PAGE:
Most often, it’s quite easy to catch tumors when they’re small. If you handle your rat every day, you’ll be able to feel when a small mass first appears. Another way to find growths on your rat is to simply observe him or her closely. As long as you’re handling and interacting with your rats on a daily basis, you’ll become aware when a tumor develops.
Male and female rats can both get tumors. It’s more common for females to get mammary tumors, but males can get them as well. Spaying females can greatly reduce the occurrence of tumors. If you notice a swelling or lump anywhere on your rat, take him or her to the vet as soon as you can.
Tumors are often quite easily removed. The veterinarian performing the surgery doesn’t even need to cut into the body cavity. It’s better to remove a mass before it gets so large it impedes your rat’s mobility or impinges on an internal organ. Also, if the tumor is cancerous, it’s even more important to remove the tumor as soon as possible so wide margins* can be achieved which aid in preventing further the spread of the disease.
Some tumors grow quite rapidly. Your veterinarian will often do a fine needle aspirate to ascertain what types of cells are in the mass. Most often, tumors are benign. Even if they’re cancerous, removing them (with wide margins) can many times prevent the cancer from spreading.
Removing tumors is usually a very safe procedure. I wouldn’t hesitate to have a tumor removed on any of my rats unless they were extremely old or had respiratory or heart problems. There are so many people who don’t realize just how easy it is to have the tumors removed.
You will not need to withhold food before surgery. If the veterinary hospital’s receptionist tells you to fast your rat when confirming your surgery, s/he may not have been trained properly. However, if the veterinarian tells you to withhold food, then you know this particular vet is not knowledgeable and you’ll need to find a different vet. Dogs and cats (and humans) need to fast since they run the risk of vomiting during a procedure and can aspirate their vomit, resulting in respiratory problems. Rats cannot vomit. The structures of their esophagus and stomach and the way their muscles coordinate do not allow them to vomit. Rats need to eat prior to surgery to maintain their blood sugar and to stay hydrated.
Once the tumor has been removed, your vet should send your rat home with pain medication such as buprenorphine or metacam. Your rat will either have sutures or the area could be closed up with surgical glue. Recovery should be fairly quick with your rat returning to normal energy and appetite within 1-2 days.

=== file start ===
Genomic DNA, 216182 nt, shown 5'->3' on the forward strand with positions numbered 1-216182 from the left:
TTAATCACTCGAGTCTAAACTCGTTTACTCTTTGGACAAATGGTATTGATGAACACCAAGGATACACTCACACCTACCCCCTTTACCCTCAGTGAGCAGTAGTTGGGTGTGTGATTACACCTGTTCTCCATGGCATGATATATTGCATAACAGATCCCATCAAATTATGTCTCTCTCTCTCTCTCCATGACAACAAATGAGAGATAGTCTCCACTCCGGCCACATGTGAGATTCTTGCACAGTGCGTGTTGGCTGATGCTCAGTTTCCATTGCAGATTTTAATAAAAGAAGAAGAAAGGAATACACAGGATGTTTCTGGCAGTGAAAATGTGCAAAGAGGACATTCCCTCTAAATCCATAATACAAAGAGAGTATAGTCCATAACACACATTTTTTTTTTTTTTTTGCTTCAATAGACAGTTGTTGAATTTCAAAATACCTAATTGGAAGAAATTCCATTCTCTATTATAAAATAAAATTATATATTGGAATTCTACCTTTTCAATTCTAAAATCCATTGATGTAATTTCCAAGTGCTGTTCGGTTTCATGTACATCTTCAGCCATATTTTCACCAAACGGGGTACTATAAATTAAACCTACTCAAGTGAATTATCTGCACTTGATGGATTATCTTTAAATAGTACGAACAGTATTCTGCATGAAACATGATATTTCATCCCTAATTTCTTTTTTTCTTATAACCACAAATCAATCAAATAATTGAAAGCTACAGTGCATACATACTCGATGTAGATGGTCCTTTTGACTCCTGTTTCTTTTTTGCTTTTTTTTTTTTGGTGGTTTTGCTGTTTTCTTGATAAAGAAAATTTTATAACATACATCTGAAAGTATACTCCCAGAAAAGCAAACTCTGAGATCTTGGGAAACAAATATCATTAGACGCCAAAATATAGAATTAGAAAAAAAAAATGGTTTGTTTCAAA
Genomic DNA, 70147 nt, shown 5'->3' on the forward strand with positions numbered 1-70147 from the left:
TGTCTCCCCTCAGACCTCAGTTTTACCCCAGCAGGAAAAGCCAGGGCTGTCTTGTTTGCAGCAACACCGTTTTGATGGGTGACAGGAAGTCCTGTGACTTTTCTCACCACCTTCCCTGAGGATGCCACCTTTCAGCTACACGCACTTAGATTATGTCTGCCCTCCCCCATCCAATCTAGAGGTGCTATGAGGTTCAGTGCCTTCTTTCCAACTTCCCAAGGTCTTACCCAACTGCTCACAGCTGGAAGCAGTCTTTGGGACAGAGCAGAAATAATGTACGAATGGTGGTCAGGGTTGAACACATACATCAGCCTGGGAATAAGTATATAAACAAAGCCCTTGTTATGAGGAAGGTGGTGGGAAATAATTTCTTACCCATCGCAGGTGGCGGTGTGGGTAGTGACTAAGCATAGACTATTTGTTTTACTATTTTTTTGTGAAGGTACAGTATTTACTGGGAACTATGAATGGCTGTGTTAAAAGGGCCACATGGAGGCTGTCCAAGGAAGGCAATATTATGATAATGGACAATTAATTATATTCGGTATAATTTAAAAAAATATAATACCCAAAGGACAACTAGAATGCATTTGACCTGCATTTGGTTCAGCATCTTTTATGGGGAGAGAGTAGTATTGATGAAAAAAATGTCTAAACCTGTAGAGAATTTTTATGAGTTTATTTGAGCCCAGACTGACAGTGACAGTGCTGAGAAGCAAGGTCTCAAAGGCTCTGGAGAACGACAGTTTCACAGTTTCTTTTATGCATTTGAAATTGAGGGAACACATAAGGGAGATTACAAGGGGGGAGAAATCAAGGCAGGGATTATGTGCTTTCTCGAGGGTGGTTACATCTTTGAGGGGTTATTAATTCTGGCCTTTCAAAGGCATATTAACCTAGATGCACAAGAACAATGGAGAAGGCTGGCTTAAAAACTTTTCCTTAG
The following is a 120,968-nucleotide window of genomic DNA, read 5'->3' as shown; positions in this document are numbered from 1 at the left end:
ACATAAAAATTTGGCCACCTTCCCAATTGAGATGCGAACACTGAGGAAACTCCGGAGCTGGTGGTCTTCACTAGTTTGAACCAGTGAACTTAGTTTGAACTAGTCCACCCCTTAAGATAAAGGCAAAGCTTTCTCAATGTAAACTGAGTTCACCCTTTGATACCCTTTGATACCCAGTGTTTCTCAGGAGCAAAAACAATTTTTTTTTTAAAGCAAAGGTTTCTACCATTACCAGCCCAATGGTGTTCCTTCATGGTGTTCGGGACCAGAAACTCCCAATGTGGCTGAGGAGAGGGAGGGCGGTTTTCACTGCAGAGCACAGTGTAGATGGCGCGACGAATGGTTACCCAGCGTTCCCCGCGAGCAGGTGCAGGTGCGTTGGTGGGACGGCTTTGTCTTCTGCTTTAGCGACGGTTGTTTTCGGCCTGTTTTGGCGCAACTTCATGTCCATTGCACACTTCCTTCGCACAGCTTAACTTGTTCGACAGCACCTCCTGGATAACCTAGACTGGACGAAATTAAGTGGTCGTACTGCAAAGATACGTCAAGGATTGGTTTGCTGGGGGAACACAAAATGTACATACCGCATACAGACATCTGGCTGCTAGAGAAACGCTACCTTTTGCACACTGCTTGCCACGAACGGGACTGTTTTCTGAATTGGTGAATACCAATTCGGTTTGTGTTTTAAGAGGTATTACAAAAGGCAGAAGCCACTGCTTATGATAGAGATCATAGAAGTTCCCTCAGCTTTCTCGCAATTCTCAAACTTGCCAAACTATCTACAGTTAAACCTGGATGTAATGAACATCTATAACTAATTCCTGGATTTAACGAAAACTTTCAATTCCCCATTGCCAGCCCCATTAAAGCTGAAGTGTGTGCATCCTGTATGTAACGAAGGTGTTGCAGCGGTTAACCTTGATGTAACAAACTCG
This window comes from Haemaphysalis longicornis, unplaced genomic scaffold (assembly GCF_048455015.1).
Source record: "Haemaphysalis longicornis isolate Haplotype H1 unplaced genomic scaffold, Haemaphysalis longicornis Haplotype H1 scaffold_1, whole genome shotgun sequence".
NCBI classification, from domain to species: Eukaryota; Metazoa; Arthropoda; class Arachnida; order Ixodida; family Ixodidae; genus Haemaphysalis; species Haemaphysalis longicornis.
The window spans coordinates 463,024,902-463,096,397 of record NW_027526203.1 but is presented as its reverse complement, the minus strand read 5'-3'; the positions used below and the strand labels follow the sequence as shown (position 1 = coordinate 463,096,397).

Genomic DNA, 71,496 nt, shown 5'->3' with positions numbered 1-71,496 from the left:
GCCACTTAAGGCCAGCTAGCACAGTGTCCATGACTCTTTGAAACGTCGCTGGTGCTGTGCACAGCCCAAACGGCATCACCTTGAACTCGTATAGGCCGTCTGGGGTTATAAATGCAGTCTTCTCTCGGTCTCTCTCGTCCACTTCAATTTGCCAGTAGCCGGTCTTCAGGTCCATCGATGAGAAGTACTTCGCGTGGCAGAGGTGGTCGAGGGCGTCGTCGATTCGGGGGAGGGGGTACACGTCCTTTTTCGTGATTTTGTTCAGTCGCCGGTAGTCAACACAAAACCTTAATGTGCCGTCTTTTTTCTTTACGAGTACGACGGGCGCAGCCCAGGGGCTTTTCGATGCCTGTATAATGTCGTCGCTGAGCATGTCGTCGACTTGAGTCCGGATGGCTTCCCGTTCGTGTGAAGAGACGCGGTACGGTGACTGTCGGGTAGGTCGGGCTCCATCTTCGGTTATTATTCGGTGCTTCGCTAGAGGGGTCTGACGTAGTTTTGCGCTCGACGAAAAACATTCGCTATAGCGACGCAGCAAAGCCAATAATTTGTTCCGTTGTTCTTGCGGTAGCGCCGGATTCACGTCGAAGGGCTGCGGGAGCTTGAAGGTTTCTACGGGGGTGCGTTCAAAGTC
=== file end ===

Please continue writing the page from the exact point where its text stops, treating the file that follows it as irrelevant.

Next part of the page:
Your veterinarian may ask if you’d like the tumor to be sent in to a lab for analysis. This is called a histopath. It does cost extra money and your veterinarian can help you decide whether or not learning the results will help in how you take care of your rat. A histopath can determine if it’s cancer or not as well as how wide the margins are. As mentioned earlier, the majority of tumors are benign (especially mammary tumors) so, if you’re on a tight budget, you may decide to decline a histopath. Also, in most cases a fine needle aspirate will have already been done.
However, if your veterinarian recommends it and you can afford it, a histopath will allow you to know for sure what type of tumor was removed. If you do find out the tumor is cancerous and you learn the margins weren’t very wide, you’ll know your rat may have a recurrence of the cancer. Having the histopath done also gives your veterinarian more information as to what medications and treatment plans will be most effective for your rat in the future.
*Wide Margins: The ideal surgery will include removal of a significant portion of tissue around the perimeter of the mass in addition to the actual tumor. The tissue removed from areas adjacent to the tumor is the “margin”. Wide margins are helpful because they indicate all the entire tumor was removed. This is especially important if the tumor was cancerous. The detection of the size of the margin is part of the histopathology report.
Note: Male rats’ testicles have been mistaken as “tumors” by new rat owners. If you see two large “tumors” underneath your male rat’s tail, those are probably his testicles not tumors.